This paragraph shares some guidance around setting up GeoNetwork for production use.
GeoNetwork arrives with a file based H2 database. In production make sure to switch to an external database system, such as PostGres, Oracle or SQL server. Read more about setting up a database at Configuring the database
JNDI is a technology that allows GeoNetwork to delegate the configuration of the database to Tomcat. By using JNDI the database can be easily configured without the need to change config files inside the application folder.
GeoNetwork may run out of database connections, especially if a catalogue is set up with many harvesters. You can increase the number of allowed connections (if the database allows it). But also consider to set up some periodical monitoring to evaluate if GeoNetwork is running out of connections. The catalogue will throw random errors if running low on connections.
GeoNetwork requires Java 8. The Oracle JRE version 8 is reaching end-of-live, we suggest to use the openJDK.
GeoNetwork arrives with a default container called Jetty. Jetty is a powerful minimal container implementation. If you need more configuration options consider to use Tomcat. Other containers can be used, but there are not many user experiences. Read more at Installing using a WAR file
If you run Apache in front of Tomcat, make sure to enable AJP, else you may run into page not found errors around login. On Apache 2, enable
mod_proxy_ajp and set the
ProxyPassReverse on apache2.conf to use the AJP protocol on Tomcat URL and port 8009:
ProxyPass /geonetwork ajp://gn_tomcat_host:8009/geonetwork
ProxyPassReverse /geonetwork ajp://gn_tomcat_host:8009/geonetwork
On Tomcat 9, define an AJP Connector on port 8009 in server.xml.
A common challenge in production use is the fact that Java only has a limited set of root certificates that it trusts natively. This causes problems if GeoNetwork tries to access a secure server which has a certificate not trusted by Java. An administrator has to explicitly load the certificate in to the Java keystore.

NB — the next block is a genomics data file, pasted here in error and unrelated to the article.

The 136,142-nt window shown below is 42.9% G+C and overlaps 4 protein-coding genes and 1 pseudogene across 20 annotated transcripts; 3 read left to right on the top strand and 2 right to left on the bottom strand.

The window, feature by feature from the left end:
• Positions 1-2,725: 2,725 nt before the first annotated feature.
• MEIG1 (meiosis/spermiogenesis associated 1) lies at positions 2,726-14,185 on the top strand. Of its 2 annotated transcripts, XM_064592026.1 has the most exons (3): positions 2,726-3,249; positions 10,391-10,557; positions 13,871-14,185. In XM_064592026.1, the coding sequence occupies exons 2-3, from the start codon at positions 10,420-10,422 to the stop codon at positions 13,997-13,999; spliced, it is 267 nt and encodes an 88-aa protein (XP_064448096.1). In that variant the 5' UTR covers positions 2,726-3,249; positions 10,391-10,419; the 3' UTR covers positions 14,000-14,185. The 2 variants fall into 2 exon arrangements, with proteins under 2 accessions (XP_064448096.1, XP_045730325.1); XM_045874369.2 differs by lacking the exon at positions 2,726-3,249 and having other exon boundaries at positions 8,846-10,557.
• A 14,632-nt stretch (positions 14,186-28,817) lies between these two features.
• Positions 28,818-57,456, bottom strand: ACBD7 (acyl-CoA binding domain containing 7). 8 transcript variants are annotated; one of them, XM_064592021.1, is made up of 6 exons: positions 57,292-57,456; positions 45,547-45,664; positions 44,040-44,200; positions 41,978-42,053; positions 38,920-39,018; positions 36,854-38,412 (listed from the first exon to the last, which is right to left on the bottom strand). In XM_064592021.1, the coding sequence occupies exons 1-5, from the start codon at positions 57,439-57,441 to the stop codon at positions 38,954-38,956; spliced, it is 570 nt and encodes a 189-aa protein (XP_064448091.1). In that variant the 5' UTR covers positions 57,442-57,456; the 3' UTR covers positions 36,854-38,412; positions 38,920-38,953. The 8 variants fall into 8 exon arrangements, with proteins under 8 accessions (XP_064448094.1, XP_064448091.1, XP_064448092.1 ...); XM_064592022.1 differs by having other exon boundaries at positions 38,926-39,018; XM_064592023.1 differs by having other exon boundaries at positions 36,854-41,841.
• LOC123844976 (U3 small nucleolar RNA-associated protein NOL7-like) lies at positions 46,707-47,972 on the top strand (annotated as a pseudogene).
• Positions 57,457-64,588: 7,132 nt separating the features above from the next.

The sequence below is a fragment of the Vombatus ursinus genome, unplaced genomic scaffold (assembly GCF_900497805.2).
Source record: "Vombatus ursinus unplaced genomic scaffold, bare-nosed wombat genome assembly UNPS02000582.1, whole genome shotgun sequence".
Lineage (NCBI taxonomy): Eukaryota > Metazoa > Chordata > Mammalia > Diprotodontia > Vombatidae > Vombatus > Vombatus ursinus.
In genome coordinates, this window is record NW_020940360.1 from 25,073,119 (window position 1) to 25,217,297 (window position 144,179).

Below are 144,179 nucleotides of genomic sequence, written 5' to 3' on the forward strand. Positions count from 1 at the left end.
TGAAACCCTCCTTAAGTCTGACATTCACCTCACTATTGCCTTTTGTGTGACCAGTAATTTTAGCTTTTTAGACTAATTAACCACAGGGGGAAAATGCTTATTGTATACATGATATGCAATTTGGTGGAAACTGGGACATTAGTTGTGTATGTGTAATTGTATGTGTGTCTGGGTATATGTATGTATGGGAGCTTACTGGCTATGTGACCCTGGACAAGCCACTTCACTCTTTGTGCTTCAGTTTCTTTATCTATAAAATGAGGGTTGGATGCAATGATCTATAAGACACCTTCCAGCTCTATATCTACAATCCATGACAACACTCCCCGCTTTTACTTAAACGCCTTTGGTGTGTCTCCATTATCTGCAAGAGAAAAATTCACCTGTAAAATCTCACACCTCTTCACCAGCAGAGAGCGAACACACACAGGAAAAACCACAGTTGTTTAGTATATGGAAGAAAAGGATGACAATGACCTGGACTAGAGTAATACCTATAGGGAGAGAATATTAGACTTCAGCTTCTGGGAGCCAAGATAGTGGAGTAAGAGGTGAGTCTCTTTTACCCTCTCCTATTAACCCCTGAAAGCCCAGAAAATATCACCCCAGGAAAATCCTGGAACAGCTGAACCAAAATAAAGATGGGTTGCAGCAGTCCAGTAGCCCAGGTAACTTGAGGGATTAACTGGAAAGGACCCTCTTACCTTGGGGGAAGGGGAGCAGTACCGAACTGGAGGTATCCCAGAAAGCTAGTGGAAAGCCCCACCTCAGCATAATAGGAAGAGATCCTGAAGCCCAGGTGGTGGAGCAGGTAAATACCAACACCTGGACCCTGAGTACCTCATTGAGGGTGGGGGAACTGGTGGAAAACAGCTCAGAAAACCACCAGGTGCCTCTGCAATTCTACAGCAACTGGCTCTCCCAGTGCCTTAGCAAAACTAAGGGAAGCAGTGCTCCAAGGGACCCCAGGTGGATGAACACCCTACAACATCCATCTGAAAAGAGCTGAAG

GeoNetwork requires a data folder to store objects uploaded by administrators and managers and some configuration options. By default this folder is located in
/geonetwork/WEB-INF/data. In production situation configure the location of this folder outside the application and make sure the folder is backed up. You can use an environment variable to configure the location of the data folder. Read more at Customizing the data directory
GeoNetwork is a memory intensive application. Consider to provide at least 2GB, but 4GB is probably better. But don’t go higher than 6GB. Read more about memory in Java applications at the geoserver documentation. If you’re setting up an instance of Elastic Search, consider to provide at least 8GB to Elastic.
GeoNetwork currently has challenges to be set up in a load balanced/fail over configuration. The search index is stored in memory and will not be aware of changes on records done in other nodes. An option to optimise this is introducing a master-minion model; modifications are done in master, minion harvest master at intervals. Each minion will have a local database. Typical aspects stored in the database, like groups, settings, user feedback and search statistics will not be synchronised between nodes. The data folder can be shared between nodes by using a network share.
GeoNetwork and Docker¶
Docker is a popular virtualisation technology for hosting services. Conventions from Docker can also be used in other cloud environments. As GeoNetwork community we maintain a docker image on docker hub. Note that for each version there is also a postgres tag which uses a remote postgres database. A best practices for Docker is to parameterise GeoNetwork using environment variables which are injected from docker machine or an orchestration.
GeoNetwork contains a web proxy to bypass cross browser communication limitations of browsers. This proxy is used for example: